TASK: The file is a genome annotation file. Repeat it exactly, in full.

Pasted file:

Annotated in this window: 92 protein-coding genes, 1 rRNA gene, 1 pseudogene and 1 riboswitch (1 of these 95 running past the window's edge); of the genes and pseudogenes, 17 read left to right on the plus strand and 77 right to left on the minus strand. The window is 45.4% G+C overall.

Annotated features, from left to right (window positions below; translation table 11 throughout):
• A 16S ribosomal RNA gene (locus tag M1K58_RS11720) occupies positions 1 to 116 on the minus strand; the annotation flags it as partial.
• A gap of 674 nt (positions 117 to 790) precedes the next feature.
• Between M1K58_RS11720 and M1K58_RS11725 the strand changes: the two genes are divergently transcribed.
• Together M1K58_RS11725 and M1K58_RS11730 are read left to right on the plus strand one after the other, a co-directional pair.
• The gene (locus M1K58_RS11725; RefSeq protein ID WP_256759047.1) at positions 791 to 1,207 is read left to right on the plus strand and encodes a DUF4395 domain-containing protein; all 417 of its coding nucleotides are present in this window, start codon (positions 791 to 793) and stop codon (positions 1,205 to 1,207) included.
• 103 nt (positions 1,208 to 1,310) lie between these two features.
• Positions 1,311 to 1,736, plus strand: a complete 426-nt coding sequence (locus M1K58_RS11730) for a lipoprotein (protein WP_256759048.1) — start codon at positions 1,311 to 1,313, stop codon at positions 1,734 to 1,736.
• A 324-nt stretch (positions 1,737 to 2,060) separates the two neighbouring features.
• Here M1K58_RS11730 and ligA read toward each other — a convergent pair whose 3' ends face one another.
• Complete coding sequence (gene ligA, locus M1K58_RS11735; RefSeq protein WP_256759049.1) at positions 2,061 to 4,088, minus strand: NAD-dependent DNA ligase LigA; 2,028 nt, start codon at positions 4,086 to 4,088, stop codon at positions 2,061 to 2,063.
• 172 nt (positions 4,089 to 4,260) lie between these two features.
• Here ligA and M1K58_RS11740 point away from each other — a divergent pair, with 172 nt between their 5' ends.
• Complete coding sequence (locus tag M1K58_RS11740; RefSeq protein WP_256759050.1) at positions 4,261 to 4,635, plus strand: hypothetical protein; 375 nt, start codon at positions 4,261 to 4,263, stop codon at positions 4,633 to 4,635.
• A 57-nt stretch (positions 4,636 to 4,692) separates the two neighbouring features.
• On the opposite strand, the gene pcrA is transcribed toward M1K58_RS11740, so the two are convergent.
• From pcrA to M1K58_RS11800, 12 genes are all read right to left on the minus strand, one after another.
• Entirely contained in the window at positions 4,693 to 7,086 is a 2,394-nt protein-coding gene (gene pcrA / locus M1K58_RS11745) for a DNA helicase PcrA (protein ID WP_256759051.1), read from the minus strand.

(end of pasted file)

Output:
Annotated in this window: 92 protein-coding genes, 1 rRNA gene, 1 pseudogene and 1 riboswitch (1 of these 95 running past the window's edge); of the genes and pseudogenes, 17 read left to right on the plus strand and 77 right to left on the minus strand. The window is 45.4% G+C overall.

Annotated features, from left to right (window positions below; translation table 11 throughout):
• A 16S ribosomal RNA gene (locus tag M1K58_RS11720) occupies positions 1 to 116 on the minus strand; the annotation flags it as partial.
• A gap of 674 nt (positions 117 to 790) precedes the next feature.
• Between M1K58_RS11720 and M1K58_RS11725 the strand changes: the two genes are divergently transcribed.
• Together M1K58_RS11725 and M1K58_RS11730 are read left to right on the plus strand one after the other, a co-directional pair.
• The gene (locus M1K58_RS11725; RefSeq protein ID WP_256759047.1) at positions 791 to 1,207 is read left to right on the plus strand and encodes a DUF4395 domain-containing protein; all 417 of its coding nucleotides are present in this window, start codon (positions 791 to 793) and stop codon (positions 1,205 to 1,207) included.
• 103 nt (positions 1,208 to 1,310) lie between these two features.
• Positions 1,311 to 1,736, plus strand: a complete 426-nt coding sequence (locus M1K58_RS11730) for a lipoprotein (protein WP_256759048.1) — start codon at positions 1,311 to 1,313, stop codon at positions 1,734 to 1,736.
• A 324-nt stretch (positions 1,737 to 2,060) separates the two neighbouring features.
• Here M1K58_RS11730 and ligA read toward each other — a convergent pair whose 3' ends face one another.
• Complete coding sequence (gene ligA, locus M1K58_RS11735; RefSeq protein WP_256759049.1) at positions 2,061 to 4,088, minus strand: NAD-dependent DNA ligase LigA; 2,028 nt, start codon at positions 4,086 to 4,088, stop codon at positions 2,061 to 2,063.
• 172 nt (positions 4,089 to 4,260) lie between these two features.
• Here ligA and M1K58_RS11740 point away from each other — a divergent pair, with 172 nt between their 5' ends.
• Complete coding sequence (locus tag M1K58_RS11740; RefSeq protein WP_256759050.1) at positions 4,261 to 4,635, plus strand: hypothetical protein; 375 nt, start codon at positions 4,261 to 4,263, stop codon at positions 4,633 to 4,635.
• A 57-nt stretch (positions 4,636 to 4,692) separates the two neighbouring features.
• On the opposite strand, the gene pcrA is transcribed toward M1K58_RS11740, so the two are convergent.
• From pcrA to M1K58_RS11800, 12 genes are all read right to left on the minus strand, one after another.
• Entirely contained in the window at positions 4,693 to 7,086 is a 2,394-nt protein-coding gene (gene pcrA / locus M1K58_RS11745) for a DNA helicase PcrA (protein ID WP_256759051.1), read from the minus strand.